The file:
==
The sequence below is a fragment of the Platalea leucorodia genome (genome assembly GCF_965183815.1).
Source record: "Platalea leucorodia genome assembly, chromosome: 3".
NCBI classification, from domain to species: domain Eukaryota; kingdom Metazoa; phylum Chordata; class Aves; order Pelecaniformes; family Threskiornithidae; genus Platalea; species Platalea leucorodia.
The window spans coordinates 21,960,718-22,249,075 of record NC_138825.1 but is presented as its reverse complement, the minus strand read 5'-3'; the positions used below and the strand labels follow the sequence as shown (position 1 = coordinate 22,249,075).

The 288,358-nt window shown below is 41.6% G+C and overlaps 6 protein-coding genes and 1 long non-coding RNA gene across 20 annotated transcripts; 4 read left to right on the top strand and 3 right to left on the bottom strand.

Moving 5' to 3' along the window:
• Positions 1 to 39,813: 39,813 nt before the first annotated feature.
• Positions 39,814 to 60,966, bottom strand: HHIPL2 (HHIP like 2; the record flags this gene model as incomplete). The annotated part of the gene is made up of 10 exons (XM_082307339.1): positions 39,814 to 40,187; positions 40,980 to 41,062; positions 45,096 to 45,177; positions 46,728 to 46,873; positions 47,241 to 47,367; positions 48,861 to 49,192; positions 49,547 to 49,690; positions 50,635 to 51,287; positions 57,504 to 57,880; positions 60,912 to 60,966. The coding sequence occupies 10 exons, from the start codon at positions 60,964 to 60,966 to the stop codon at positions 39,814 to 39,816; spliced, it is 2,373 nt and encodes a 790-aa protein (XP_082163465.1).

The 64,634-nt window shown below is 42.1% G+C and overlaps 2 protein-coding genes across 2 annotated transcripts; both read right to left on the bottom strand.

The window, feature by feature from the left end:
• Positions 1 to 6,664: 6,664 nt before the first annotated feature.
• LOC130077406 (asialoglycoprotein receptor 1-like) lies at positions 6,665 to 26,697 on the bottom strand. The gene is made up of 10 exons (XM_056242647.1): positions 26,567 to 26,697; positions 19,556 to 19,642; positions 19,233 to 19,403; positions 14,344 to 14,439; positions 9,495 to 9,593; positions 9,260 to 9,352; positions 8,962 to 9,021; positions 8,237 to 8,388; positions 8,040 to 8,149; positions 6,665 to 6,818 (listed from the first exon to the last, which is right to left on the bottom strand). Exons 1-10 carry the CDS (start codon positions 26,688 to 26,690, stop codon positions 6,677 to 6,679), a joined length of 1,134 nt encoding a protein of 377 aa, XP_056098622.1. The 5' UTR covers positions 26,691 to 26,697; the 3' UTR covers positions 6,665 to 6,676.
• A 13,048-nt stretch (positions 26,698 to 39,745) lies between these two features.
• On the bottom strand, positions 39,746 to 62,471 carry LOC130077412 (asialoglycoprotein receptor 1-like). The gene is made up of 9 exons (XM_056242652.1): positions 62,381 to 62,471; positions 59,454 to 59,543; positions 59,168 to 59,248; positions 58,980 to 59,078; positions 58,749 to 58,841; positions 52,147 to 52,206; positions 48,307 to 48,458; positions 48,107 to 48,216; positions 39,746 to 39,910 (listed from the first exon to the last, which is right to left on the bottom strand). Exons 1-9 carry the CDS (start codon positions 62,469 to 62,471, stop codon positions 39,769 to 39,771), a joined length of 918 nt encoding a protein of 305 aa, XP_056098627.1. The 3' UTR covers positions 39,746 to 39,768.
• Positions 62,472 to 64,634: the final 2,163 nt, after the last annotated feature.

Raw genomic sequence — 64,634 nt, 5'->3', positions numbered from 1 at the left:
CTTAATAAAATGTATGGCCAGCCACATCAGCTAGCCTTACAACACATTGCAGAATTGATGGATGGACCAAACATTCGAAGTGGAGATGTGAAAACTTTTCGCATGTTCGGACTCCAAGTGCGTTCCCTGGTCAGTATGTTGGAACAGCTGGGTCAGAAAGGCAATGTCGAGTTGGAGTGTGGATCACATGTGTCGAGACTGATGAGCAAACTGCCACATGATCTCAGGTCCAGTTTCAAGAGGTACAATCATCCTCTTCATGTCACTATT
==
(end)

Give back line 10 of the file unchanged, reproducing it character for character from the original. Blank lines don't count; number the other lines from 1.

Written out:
The window, feature by feature from the left end: